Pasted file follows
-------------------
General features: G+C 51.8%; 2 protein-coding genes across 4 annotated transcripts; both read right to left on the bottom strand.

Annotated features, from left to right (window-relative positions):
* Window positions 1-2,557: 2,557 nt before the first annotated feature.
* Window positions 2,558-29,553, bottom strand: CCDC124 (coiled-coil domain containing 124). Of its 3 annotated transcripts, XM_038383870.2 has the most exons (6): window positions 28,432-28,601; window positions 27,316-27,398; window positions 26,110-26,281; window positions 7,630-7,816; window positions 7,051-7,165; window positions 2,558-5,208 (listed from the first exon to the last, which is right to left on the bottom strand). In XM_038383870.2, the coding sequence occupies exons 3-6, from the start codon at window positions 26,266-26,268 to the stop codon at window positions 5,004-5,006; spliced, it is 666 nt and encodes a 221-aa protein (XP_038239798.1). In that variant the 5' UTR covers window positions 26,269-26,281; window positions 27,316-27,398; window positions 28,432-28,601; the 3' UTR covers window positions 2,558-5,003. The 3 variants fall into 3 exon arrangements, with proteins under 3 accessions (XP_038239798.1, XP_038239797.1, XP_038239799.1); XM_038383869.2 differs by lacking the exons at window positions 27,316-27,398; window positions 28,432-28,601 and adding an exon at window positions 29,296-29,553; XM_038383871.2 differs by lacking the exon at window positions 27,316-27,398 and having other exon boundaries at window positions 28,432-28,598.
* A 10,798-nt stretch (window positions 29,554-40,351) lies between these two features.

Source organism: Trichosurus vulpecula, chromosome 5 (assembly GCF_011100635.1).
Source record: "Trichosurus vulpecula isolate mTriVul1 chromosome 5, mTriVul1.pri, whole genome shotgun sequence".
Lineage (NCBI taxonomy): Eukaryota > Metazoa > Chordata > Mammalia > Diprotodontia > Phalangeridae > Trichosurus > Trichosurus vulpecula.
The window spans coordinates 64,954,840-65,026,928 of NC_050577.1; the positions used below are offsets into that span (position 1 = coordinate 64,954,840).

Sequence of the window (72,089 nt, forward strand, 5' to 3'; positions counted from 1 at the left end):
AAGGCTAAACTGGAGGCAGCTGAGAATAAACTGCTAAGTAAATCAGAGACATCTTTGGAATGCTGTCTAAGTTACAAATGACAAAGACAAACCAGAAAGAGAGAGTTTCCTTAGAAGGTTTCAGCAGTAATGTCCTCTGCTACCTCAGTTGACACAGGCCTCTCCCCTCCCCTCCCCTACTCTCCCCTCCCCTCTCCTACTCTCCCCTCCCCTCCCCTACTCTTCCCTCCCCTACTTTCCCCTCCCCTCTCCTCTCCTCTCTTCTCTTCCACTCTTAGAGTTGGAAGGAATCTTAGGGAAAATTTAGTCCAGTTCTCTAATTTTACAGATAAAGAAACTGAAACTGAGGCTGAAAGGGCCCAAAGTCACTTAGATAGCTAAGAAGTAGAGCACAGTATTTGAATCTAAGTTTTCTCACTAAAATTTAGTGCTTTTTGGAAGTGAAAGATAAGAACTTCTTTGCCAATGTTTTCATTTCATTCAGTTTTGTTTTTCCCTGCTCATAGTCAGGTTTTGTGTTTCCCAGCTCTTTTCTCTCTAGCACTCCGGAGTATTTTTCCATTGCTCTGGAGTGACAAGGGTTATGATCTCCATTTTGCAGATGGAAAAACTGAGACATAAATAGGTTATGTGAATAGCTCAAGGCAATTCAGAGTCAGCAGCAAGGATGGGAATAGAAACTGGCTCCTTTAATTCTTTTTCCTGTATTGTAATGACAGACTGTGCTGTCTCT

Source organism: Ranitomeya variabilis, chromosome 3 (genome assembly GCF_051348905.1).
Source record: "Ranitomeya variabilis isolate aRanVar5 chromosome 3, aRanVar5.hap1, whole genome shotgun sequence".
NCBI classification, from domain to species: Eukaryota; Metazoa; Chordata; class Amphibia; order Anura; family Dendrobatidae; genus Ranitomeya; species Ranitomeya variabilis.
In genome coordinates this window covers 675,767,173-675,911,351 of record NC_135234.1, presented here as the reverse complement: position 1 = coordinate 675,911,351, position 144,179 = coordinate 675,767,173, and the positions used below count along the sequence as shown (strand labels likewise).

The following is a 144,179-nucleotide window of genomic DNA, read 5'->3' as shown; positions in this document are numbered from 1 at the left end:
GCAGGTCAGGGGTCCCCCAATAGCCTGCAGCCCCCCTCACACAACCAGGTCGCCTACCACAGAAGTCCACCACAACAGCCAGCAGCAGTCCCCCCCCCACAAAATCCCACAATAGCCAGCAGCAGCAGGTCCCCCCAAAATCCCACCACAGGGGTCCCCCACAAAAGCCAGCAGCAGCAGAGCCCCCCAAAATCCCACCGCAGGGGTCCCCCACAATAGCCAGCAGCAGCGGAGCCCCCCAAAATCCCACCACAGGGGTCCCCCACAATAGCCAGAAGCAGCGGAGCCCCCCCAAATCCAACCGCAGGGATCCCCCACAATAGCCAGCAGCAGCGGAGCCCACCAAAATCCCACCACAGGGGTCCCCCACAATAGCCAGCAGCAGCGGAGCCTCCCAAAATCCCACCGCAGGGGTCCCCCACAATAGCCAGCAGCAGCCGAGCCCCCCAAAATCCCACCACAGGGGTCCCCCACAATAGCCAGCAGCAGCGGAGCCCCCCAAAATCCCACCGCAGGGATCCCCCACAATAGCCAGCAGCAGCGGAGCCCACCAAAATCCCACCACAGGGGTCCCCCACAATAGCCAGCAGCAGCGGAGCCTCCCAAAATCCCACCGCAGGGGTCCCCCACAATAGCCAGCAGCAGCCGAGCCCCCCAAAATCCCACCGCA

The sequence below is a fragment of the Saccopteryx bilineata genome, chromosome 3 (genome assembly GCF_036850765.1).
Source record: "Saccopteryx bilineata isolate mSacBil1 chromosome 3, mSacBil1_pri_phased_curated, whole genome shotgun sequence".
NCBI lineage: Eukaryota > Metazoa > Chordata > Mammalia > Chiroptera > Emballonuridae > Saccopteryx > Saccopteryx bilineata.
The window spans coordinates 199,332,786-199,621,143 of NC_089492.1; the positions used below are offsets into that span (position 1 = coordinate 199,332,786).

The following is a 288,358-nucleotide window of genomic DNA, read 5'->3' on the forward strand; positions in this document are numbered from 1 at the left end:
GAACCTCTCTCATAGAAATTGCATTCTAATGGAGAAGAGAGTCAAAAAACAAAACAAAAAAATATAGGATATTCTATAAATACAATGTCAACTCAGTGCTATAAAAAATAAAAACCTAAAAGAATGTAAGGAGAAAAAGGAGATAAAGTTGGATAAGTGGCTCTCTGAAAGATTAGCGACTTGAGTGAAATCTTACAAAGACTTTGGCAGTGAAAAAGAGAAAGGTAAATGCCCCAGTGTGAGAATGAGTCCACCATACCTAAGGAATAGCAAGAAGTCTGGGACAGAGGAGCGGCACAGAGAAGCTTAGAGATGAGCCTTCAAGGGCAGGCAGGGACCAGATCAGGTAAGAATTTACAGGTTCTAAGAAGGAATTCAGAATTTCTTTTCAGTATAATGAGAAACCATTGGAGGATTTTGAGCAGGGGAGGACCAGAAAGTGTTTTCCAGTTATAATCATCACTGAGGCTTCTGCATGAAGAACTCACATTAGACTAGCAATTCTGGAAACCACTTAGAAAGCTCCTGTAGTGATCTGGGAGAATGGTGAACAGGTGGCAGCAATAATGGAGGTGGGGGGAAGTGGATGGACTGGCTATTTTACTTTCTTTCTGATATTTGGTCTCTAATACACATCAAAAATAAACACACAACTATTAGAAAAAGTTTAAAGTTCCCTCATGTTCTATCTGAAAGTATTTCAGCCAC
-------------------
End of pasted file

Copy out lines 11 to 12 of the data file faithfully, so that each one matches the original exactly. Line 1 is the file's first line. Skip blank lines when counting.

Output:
AAGGCTAAACTGGAGGCAGCTGAGAATAAACTGCTAAGTAAATCAGAGACATCTTTGGAATGCTGTCTAAGTTACAAATGACAAAGACAAACCAGAAAGAGAGAGTTTCCTTAGAAGGTTTCAGCAGTAATGTCCTCTGCTACCTCAGTTGACACAGGCCTCTCCCCTCCCCTCCCCTACTCTCCCCTCCCCTCTCCTACTCTCCCCTCCCCTCCCCTACTCTTCCCTCCCCTACTTTCCCCTCCCCTCTCCTCTCCTCTCTTCTCTTCCACTCTTAGAGTTGGAAGGAATCTTAGGGAAAATTTAGTCCAGTTCTCTAATTTTACAGATAAAGAAACTGAAACTGAGGCTGAAAGGGCCCAAAGTCACTTAGATAGCTAAGAAGTAGAGCACAGTATTTGAATCTAAGTTTTCTCACTAAAATTTAGTGCTTTTTGGAAGTGAAAGATAAGAACTTCTTTGCCAATGTTTTCATTTCATTCAGTTTTGTTTTTCCCTGCTCATAGTCAGGTTTTGTGTTTCCCAGCTCTTTTCTCTCTAGCACTCCGGAGTATTTTTCCATTGCTCTGGAGTGACAAGGGTTATGATCTCCATTTTGCAGATGGAAAAACTGAGACATAAATAGGTTATGTGAATAGCTCAAGGCAATTCAGAGTCAGCAGCAAGGATGGGAATAGAAACTGGCTCCTTTAATTCTTTTTCCTGTATTGTAATGACAGACTGTGCTGTCTCT

Source organism: Ranitomeya variabilis, chromosome 3 (genome assembly GCF_051348905.1).